GLAAD presented a letter to the editorial team at The New York Times Feb. 16, demanding better coverage of trans issues. Photo: GLAAD

The New York Times has been at the center of a controversy this week regarding their coverage of transgender issues. We break down what happened.

Wednesday, Feb. 15, media watchdog GLAAD presented an open letter to the New York Times about their coverage of transgender issues. For years, LGBTQ+ advocates have expressed concern over the bias of the New York Times’s coverage of trans issues, with articles like April 2022’s “How to Make Sense of the New L.G.B.T.Q. Culture War” by Ross Douthat and June 2022’s “The Battle Over Gender Therapy” by Emily Bazelon.

According to GLAAD, they have repeatedly expressed concern over the paper’s coverage and their influence over the conversation around trans rights, which is even being used now in anti-trans legislation conversations.

The letter, addressing GLAAD’s concern over the Times’ trans coverage was signed by more than 100 organizations and advocates including HRC, PFLAG and Transgender Law Center. Celebrities like Hannah Gadsby, Jameela Jamil and Jonathan Van Ness also lent their names to the letter.

The letter breaks down GLAAD’s demands for the coming weeks and months which include ceasing biased stories about trans people, holding a meeting with members of the trans community and listen to their concerns and hiring trans writers.

GLAAD also used a digital ad space in front of the company’s building and a billboard truck that drove around Manhattan Feb. 15.

This billboard truck featured parts of the letter and drove around Manhattan on Wednesday. Photo: GLAAD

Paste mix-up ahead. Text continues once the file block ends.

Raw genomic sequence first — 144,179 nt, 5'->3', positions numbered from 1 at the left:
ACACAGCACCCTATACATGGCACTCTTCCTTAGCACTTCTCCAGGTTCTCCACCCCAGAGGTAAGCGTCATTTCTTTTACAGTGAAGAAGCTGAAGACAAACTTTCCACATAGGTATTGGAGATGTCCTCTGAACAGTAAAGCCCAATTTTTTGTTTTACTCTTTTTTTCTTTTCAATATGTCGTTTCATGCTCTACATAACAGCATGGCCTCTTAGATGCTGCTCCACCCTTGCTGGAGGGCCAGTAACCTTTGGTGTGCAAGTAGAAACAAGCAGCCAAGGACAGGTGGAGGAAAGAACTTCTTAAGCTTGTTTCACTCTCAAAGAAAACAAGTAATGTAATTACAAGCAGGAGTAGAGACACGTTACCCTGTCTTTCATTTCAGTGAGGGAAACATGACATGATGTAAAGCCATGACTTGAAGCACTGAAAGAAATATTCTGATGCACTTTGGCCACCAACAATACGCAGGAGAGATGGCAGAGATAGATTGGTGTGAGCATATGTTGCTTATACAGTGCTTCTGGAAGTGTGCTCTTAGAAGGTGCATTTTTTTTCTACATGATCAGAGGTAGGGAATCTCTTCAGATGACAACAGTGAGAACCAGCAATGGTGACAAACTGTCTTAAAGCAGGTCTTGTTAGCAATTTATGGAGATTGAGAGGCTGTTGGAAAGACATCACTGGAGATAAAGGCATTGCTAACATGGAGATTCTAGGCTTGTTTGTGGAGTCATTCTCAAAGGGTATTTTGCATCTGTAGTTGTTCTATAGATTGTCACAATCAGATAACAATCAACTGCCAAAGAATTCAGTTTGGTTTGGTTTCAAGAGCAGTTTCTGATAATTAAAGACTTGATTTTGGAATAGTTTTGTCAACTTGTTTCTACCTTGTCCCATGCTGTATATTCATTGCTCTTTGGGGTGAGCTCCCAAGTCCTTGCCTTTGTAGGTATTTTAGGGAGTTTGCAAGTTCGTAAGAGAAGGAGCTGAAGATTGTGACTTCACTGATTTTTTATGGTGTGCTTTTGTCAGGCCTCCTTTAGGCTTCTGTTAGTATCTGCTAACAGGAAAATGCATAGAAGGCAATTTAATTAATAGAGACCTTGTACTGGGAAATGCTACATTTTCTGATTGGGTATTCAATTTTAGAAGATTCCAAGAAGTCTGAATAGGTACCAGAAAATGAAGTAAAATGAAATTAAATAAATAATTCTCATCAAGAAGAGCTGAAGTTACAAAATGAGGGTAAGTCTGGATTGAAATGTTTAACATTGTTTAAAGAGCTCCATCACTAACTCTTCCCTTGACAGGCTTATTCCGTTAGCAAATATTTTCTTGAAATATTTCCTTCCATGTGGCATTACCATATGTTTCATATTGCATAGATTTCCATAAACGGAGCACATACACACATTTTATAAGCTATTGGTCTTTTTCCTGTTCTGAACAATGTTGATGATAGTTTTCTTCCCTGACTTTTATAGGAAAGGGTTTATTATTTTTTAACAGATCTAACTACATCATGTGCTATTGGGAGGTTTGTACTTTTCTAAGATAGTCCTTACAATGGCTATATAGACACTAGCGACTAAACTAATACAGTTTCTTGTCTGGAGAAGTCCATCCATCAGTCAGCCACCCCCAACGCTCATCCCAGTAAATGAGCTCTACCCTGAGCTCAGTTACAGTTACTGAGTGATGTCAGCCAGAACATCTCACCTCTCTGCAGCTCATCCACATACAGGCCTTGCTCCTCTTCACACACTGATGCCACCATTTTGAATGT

In addition to GLAAD’s letter, a separate letter was also presented to the Times featuring the signatures of over 1,000 current and past writers and contributors. The two letters have been conflated, even by Times editors, but they are indeed two individual documents.

The letter from the contributors was timed to go out with the GLAAD letter. While the messaging shares some similarities, it also expresses the unique opinion and solidarity of queer and trans writers who have bylines on the Times.

“Some of us are trans, non⁠-⁠binary, or gender nonconforming, and we resent the fact that our work, but not our person, is good enough for the paper of record,” the letter said. The letter also hearkens back to missteps made by the Times during the AIDS crisis and even as far back as 1963.

The following day, Thursday, Feb. 16, the Times published an editorial piece by Pamela Paul called “In Defense of J.K. Rowling.” (The article does not include any trans voices.) Rowling, most known as the author of the “Harry Potter” series, has expressed many opinions about trans women over the years on social media. The timing of the piece only increased the volume of the conversation

Later in the day Thursday, Times Executive Editor Joseph Kahn sent out a memo to the Times’ contributors and staffers, expressing displeasure at the letter and mistakenly combined the message with the one from GLAAD. “Yesterday, The New York Times received a letter delivered by GLAAD, an advocacy group, criticizing coverage in The Times of transgender issues,” the memo begins. “Participation in such a campaign is against the letter and spirit of our ethics policy,” the memo also states. The memo goes on to call the NYT’s coverage of trans issues, “important, deeply reported, and sensitively written.”

As of publication, Friday, Feb. 17, the Times has yet to respond to GLAAD’s letter. However, the Times did publish a series of letters from readers about the J.K. Rowling piece, praising and criticizing the article. 

News is Out will update this article if and when new information becomes available.

Read what News is Out member publications are saying about this:

New York Times called out for coverage of transgender people – Washington Blade

New York Times publishes transphobic column one day after an open letter condemning anti-trans coverage, HRC responds – Windy City Times